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"Customer" Product Reviews Not Worth the Pixels They're Displayed On
Guardian Money (GM) was first alerted to this practice in 2011 by complaints about website We Are Electricals. Customers would often order items, which they were then told were out of stock after payment was taken, yet had great difficulty in obtaining refunds from the company, generating a ton of complaints. However, reviews about this outfit on review sites were often glowing, flying in the face of actual customer experiences. These positive reviews were of course, fake.
Investigations revealed that a huge black market exists for writing fake reviews, with a lot of this dishonest work going to computer science students in Bangladesh, India and Indonesia:
Many of the fake reviews uncovered by Money were written by computer science specialists in countries such as Bangladesh, India and Indonesia, who, for a relatively low fee, will write and send false reviews using scores of aliases and fake addresses. Many offer their services to western companies on Freelancer.com, which promotes itself as an international website on which you can "outsource anything you can think of". Companies simply post their requirements and wait for freelancers to start bidding for the work.
These charlatans can earn good money too, upwards of £1000 and with the most successful obtaining so much work, that they actually outsource their own jobs to others! They then post their fake reviews on well known independent review sites such as Trustpilot and Review Centre. Even the likes of Amazon can be gamed with these fakes. While all these sites have procedures to try and detect such frauds, it seems that they can easily worked around by using a unique name, email address, IP address and by varying the wording of the reviews to make them look as different as possible:
Our trail led to "Zahed Kamal", who described himself as a 25-year-old studying computer science and engineering at university in Chittagong, Bangladesh. He told us, in conversations on Facebook and email, how he had been contracted by western companies – including British personal finance and retail firms – to covertly post hundreds of reviews on independent consumer review websites such as Trustpilot and Review Centre. He currently has 11 jobs posting reviews, which, he says, will earn him £1,130 – including work for a hotel that wants positive reviews on "popular travel sites". Indeed, he is so busy that he sub-contracts some of the work to others in India and Bangladesh.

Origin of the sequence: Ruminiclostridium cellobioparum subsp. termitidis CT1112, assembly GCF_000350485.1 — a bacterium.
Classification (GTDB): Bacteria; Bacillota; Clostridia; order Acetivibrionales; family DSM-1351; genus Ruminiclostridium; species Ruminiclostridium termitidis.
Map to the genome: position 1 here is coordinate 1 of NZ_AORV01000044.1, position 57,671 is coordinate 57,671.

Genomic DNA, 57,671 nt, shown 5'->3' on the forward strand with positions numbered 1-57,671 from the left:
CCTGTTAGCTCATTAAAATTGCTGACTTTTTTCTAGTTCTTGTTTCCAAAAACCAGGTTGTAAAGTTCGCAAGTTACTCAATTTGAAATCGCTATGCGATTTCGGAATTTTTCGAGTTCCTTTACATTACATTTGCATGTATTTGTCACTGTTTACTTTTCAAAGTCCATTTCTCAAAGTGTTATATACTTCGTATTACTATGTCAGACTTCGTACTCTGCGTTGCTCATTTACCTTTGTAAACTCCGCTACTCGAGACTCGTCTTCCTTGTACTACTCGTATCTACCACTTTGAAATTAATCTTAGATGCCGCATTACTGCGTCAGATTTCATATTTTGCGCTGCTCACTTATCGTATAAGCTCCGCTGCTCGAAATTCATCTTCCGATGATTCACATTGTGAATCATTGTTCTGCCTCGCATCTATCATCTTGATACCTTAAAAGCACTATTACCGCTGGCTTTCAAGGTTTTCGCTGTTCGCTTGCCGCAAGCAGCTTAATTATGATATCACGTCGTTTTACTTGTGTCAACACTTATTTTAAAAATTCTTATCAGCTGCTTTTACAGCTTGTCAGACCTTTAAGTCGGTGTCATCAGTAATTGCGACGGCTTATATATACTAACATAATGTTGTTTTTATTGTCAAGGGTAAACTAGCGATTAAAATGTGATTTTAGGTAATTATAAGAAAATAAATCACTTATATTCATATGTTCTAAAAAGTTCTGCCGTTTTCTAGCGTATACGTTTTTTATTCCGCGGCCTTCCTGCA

So, how do you find an unbiased review of a product or service you're interested in? The only real way is to look up professional reviews from established websites that have a track record in offering unbiased reviews. In our PC enthusiast world, a site like ours would meet this high standard, as well as the various other established players in this market who have been around a few years and crucially, have a good reputation. For obvious reasons of potential bias, we can't name any specific site except ours.
The full report is an eye opener and well worth reading. It's available at The Guardian.
Finally, here are Guardian Money's tips for spotting a fake customer review:
• Look for concrete details. Avoid reviews that provide abstract narratives about a product or customer-service experience. Give more trust to reviews that provide in‑depth descriptions of the quality of the product or service.
• Avoid one-review accounts. Click on a user's profile on review websites to get an indication of which other reviews the user has written.• Beware reviews in poor English. Genuine customers may take little care with spelling and grammar, but some reviews sound as if they were translated from a foreign language. Give more credence to reviews written in well constructed and grammatically precise English.
• Skip over reviews overflowing with verbs, adverbs, hyperbole and praise that contains no caveats.• Consider whether the reviewer's purchase has been confirmed. Amazon and Trustpilot have ways to confirm whether a customer who left a review for a product has indeed purchased it, but this system can be abused.
• Seek company and product recommendations from reputable publications. Look to Which? and MoneySavingExpert.com rather than consumer review websites.
• Conduct in-depth research. Reviews left by users on consumer forums, where they've engaged with the community on a regular basis can provide sharper insights than reviews posted online, so look beyond page one of Google's search results to get a better idea of a company's reputation.